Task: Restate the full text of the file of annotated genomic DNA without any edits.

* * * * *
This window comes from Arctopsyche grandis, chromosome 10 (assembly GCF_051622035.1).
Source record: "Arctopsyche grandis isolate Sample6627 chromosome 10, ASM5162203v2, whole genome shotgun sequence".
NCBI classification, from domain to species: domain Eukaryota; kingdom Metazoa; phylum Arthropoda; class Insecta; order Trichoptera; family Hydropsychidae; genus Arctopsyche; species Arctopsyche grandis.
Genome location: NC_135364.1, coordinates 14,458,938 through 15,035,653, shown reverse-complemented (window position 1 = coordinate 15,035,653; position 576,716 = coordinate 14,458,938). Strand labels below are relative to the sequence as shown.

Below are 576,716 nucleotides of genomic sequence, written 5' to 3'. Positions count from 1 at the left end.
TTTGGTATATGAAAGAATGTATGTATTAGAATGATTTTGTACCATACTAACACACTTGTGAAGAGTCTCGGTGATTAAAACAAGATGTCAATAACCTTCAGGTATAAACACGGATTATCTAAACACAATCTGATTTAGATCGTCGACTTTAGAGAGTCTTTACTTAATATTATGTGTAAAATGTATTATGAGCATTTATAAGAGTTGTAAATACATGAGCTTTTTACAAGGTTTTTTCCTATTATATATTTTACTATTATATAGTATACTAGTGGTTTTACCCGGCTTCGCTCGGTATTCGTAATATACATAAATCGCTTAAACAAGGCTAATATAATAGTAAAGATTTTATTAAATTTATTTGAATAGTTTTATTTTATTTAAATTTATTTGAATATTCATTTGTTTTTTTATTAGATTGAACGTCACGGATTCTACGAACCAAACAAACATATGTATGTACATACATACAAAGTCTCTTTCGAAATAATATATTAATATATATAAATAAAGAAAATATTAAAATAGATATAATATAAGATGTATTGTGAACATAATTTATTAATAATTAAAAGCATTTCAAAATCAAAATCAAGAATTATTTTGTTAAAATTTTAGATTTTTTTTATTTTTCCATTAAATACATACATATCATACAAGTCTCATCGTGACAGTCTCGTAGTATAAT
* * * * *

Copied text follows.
This window comes from Arctopsyche grandis, chromosome 10 (assembly GCF_051622035.1).
Source record: "Arctopsyche grandis isolate Sample6627 chromosome 10, ASM5162203v2, whole genome shotgun sequence".
NCBI classification, from domain to species: domain Eukaryota; kingdom Metazoa; phylum Arthropoda; class Insecta; order Trichoptera; family Hydropsychidae; genus Arctopsyche; species Arctopsyche grandis.
Genome location: NC_135364.1, coordinates 14,458,938 through 15,035,653, shown reverse-complemented (window position 1 = coordinate 15,035,653; position 576,716 = coordinate 14,458,938). Strand labels below are relative to the sequence as shown.

Below are 576,716 nucleotides of genomic sequence, written 5' to 3'. Positions count from 1 at the left end.
TTTGGTATATGAAAGAATGTATGTATTAGAATGATTTTGTACCATACTAACACACTTGTGAAGAGTCTCGGTGATTAAAACAAGATGTCAATAACCTTCAGGTATAAACACGGATTATCTAAACACAATCTGATTTAGATCGTCGACTTTAGAGAGTCTTTACTTAATATTATGTGTAAAATGTATTATGAGCATTTATAAGAGTTGTAAATACATGAGCTTTTTACAAGGTTTTTTCCTATTATATATTTTACTATTATATAGTATACTAGTGGTTTTACCCGGCTTCGCTCGGTATTCGTAATATACATAAATCGCTTAAACAAGGCTAATATAATAGTAAAGATTTTATTAAATTTATTTGAATAGTTTTATTTTATTTAAATTTATTTGAATATTCATTTGTTTTTTTATTAGATTGAACGTCACGGATTCTACGAACCAAACAAACATATGTATGTACATACATACAAAGTCTCTTTCGAAATAATATATTAATATATATAAATAAAGAAAATATTAAAATAGATATAATATAAGATGTATTGTGAACATAATTTATTAATAATTAAAAGCATTTCAAAATCAAAATCAAGAATTATTTTGTTAAAATTTTAGATTTTTTTTATTTTTCCATTAAATACATACATATCATACAAGTCTCATCGTGACAGTCTCGTAGTATAAT